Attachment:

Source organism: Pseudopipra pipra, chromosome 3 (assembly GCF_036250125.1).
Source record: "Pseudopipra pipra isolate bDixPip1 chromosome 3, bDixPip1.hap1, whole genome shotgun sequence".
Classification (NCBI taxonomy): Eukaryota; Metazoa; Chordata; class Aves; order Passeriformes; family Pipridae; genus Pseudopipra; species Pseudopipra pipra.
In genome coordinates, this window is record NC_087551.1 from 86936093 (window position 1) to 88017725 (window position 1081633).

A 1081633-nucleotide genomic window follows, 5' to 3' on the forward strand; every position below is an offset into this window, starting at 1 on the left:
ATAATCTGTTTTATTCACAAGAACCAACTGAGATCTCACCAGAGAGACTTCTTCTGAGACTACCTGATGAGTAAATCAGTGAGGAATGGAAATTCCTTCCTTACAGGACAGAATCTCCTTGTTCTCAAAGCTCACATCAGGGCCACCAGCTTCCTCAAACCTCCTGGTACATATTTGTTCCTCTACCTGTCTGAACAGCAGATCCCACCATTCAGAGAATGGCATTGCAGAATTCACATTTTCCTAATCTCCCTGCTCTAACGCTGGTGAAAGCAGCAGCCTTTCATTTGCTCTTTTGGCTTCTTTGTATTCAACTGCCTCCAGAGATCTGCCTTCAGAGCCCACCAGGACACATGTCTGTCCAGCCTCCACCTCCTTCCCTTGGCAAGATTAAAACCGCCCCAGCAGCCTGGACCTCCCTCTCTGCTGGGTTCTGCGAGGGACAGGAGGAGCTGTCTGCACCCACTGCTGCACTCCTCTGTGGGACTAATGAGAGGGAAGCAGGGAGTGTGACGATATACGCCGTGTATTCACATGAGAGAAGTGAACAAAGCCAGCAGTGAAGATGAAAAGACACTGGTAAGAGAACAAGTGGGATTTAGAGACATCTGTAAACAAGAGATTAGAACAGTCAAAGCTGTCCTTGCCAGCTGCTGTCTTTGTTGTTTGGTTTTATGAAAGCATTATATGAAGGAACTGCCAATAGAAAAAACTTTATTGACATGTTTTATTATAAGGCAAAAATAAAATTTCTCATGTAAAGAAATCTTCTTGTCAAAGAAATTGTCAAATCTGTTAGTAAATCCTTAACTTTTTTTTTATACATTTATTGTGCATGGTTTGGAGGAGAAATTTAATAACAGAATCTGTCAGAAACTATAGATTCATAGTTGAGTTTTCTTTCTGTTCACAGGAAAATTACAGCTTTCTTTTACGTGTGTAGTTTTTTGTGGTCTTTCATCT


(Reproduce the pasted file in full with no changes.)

Source organism: Pseudopipra pipra, chromosome 3 (assembly GCF_036250125.1).
Source record: "Pseudopipra pipra isolate bDixPip1 chromosome 3, bDixPip1.hap1, whole genome shotgun sequence".
Classification (NCBI taxonomy): Eukaryota; Metazoa; Chordata; class Aves; order Passeriformes; family Pipridae; genus Pseudopipra; species Pseudopipra pipra.
In genome coordinates, this window is record NC_087551.1 from 86936093 (window position 1) to 88017725 (window position 1081633).

A 1081633-nucleotide genomic window follows, 5' to 3' on the forward strand; every position below is an offset into this window, starting at 1 on the left:
ATAATCTGTTTTATTCACAAGAACCAACTGAGATCTCACCAGAGAGACTTCTTCTGAGACTACCTGATGAGTAAATCAGTGAGGAATGGAAATTCCTTCCTTACAGGACAGAATCTCCTTGTTCTCAAAGCTCACATCAGGGCCACCAGCTTCCTCAAACCTCCTGGTACATATTTGTTCCTCTACCTGTCTGAACAGCAGATCCCACCATTCAGAGAATGGCATTGCAGAATTCACATTTTCCTAATCTCCCTGCTCTAACGCTGGTGAAAGCAGCAGCCTTTCATTTGCTCTTTTGGCTTCTTTGTATTCAACTGCCTCCAGAGATCTGCCTTCAGAGCCCACCAGGACACATGTCTGTCCAGCCTCCACCTCCTTCCCTTGGCAAGATTAAAACCGCCCCAGCAGCCTGGACCTCCCTCTCTGCTGGGTTCTGCGAGGGACAGGAGGAGCTGTCTGCACCCACTGCTGCACTCCTCTGTGGGACTAATGAGAGGGAAGCAGGGAGTGTGACGATATACGCCGTGTATTCACATGAGAGAAGTGAACAAAGCCAGCAGTGAAGATGAAAAGACACTGGTAAGAGAACAAGTGGGATTTAGAGACATCTGTAAACAAGAGATTAGAACAGTCAAAGCTGTCCTTGCCAGCTGCTGTCTTTGTTGTTTGGTTTTATGAAAGCATTATATGAAGGAACTGCCAATAGAAAAAACTTTATTGACATGTTTTATTATAAGGCAAAAATAAAATTTCTCATGTAAAGAAATCTTCTTGTCAAAGAAATTGTCAAATCTGTTAGTAAATCCTTAACTTTTTTTTTATACATTTATTGTGCATGGTTTGGAGGAGAAATTTAATAACAGAATCTGTCAGAAACTATAGATTCATAGTTGAGTTTTCTTTCTGTTCACAGGAAAATTACAGCTTTCTTTTACGTGTGTAGTTTTTTGTGGTCTTTCATCT